Pokemon Silver Version (Game Boy Color) review
"The pinnacle of portable gaming is Pokémon. It doesn't matter what version, of the six, you're playing. It doesn't matter if you think Pokémon is nothing but a childish waste of time. The pinnacle of portable gaming is Pokémon. "
The pinnacle of portable gaming is Pokémon. It doesn't matter what version, of the six, you're playing. It doesn't matter if you think Pokémon is nothing but a childish waste of time. The pinnacle of portable gaming is Pokémon.
Whether you choose your name to be Assmasta34, FuLpunlckioI, or RastieMastie; you are on an ultimate Pokemon mission. Your quest is to conquer the continent of Johto and catch, train, and master all 251 Pokemon. Sound difficult? Go out to the nearest store and purchase twenty-five packs of double AA batteries, then I'll tell you.
To start, what is a Pokemon? A Pokemon is a small (or large) monster. You capture these monsters using PokeBalls; and with enough training, these monsters could evolve into more powerful versions of themselves. Cooler looks, deadlier attacks -- yeah.
Pokemon also have many different elements and types to them. Each Pokemon either belong to a Fire, Water, Grass, Fighting, Electric, Ground, Dark, Psychic, Ghost, Flying, Ice, and so on. Each have their own weakness and resistances. For example, Water would be weak against Electric; but resistant to Fire. Grass would be weak against Fire; but resistant to Water. These types and elements are key when deciding who to put up next against your opponents strong powerhouse Charizard, Feraligatr, or Ampharos.
This brings me to the stats proportion of the game. This game is one HUGE RPG, with hundreds of smaller RPGs inside (251, to be exact). Each Pokemon you capture has it's own Attack, Spc. Attack, Defence, Spc. Defence, and Speed. These stats raise by either gaining experience in a battle and growing levels; or you can go the lazy (but expensive) way of buying items (such as Protein and Iron) to raise them.
During your adventure across the land, you'll run into wild Pokemon that you can either capture or gain experience from (or, if forced, run away from). Most of the time, you'll run into common, weak Pokemon that are a cinch to catch and just as much annoying. Other times, you'll run into rare and elusive Pokemon. Powerful beasts ready to attack fully at will, or flee when attacked. These more powerful forms need to be captured in more powerful PokeBalls, right? That's where the GreatBall, UltraBall, and the ultra-rare MasterBall come in. Each have a higher success rate then the one before. Some Pokemon, actually, make home in the water! So in order to catch these, you'll need a Rod. There are three Rods, Old, Great, and Ultra Rod. While you'll be catching nothing but annoying Magikarp with the Old and Great rod, you'll catch a lot more powerful and rare Pokemon with the Ultra rod.
If UltraBalls don't satisfy your capturing needs, you do run into trees all over the continents that house Apricots. Apricots, when brought to a CaptureBall maker, turn into powerful things in just no less than a day. There are some Red Apricots, that help capture heavy Pokemon. White Apricots that help more when capturing Fast Pokemon that tend to run away before being caught.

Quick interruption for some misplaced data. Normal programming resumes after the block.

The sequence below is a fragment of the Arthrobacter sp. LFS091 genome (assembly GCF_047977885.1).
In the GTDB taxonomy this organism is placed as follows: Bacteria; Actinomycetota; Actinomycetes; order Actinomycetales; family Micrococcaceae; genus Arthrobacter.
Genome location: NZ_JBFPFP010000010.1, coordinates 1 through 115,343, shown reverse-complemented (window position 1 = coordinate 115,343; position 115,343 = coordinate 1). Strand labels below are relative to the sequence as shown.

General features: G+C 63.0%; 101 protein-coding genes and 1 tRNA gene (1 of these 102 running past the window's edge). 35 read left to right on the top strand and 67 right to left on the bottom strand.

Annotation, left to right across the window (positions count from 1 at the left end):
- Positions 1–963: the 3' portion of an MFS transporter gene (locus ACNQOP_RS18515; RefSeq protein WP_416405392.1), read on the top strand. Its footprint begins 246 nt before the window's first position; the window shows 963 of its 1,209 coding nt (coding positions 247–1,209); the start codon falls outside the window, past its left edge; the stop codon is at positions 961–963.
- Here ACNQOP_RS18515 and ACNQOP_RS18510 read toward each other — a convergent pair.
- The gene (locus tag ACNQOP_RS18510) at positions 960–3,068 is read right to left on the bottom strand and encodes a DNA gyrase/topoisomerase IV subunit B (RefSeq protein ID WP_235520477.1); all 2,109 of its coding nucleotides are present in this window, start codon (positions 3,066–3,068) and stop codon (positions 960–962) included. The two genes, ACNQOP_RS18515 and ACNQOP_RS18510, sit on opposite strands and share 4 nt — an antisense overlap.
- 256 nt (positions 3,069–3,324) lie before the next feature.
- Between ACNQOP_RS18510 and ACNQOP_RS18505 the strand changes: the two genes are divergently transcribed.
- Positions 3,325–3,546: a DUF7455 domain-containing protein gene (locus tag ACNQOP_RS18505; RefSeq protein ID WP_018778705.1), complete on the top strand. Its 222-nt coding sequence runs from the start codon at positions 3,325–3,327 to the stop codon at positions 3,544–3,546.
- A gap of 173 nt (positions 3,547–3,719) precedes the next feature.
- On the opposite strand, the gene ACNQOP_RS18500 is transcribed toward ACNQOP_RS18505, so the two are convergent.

In edition to the Gold./Silver/Crystal versions of Pokemon, you now have Night, Morning, and Day. So what does feature serve in this game? It's ingenious, actually. During these periods of the day, only certain Pokemon come out for you to capture. Sure, you'll get little annoyances such as Rattatas, Oddishs, and Pidgeys all day long, but there will be (sometimes rare) Pokemon such as Ledyba, Spinarak, Ghastly, Murkrow, and Houndoom that are only found at night or in the morning.
Another edition to Gold/Silver, is the ability of your Pokemon to hold items while battling. The items, whether they're just small things like Berries that automatically heal when damaged, are all helpful. You'll find numerous items throughout lands that help power up certain element types when being held. Such as Mystic Water powers up water moves, etc.
The lands you travel span wider and larger than any worlds you've ever seen. In the land, you'll run into cities which house PokeCenters (little buildings that heals all your wounded Pokemon for free), a Shops (sells you many things that you will need in the field), and Gyms. Gyms are what keeps you driving in this game. Each Gym has a Gym Leader and small underlings you must battle. Each Gym have their own Element fan base; meaning a Gym will only stick to one element type and that type only. If you are good enough to beat all trainers in, you gain a Badge. A Badge tells every to look out, because you are moving up in the Pokemon World of training.
Throughout the land, you'll run into other Trainers that challenge you to battle. Most of the time, the trainers don't usually pose as a threat with their Pokemon usually being about 5 levels below yours. But some managed to capture powerful evolved beasts that knock your Pokemon down one by one with just one attack. But, if you do manage to defeat these foes, you will get the experience and needed cash.
So that brings me to who you are in this game. When starting, you get to choose a name for your trainer (a person that battles and captures Pokemon), set the time and period of the day, and a starting Pokemon. You get three Pokemon to choose (they're actually quite rare, and the only way to get the ones you DIDN'T choose is to trade with friends, which I'll explain later). The three Pokemon you get to choose from are Cyndaquil (Fire), Chikorita (Grass), and Totodile (Water). The one you choose will basically be with you from start to end (and almost always be the most powerful one you have). As a new trainer, you go from town to town, gaining cash for the purchase of items, defeating Gyms, capturing more Pokemon, and making your Pokemon grow more powerful by gaining levels.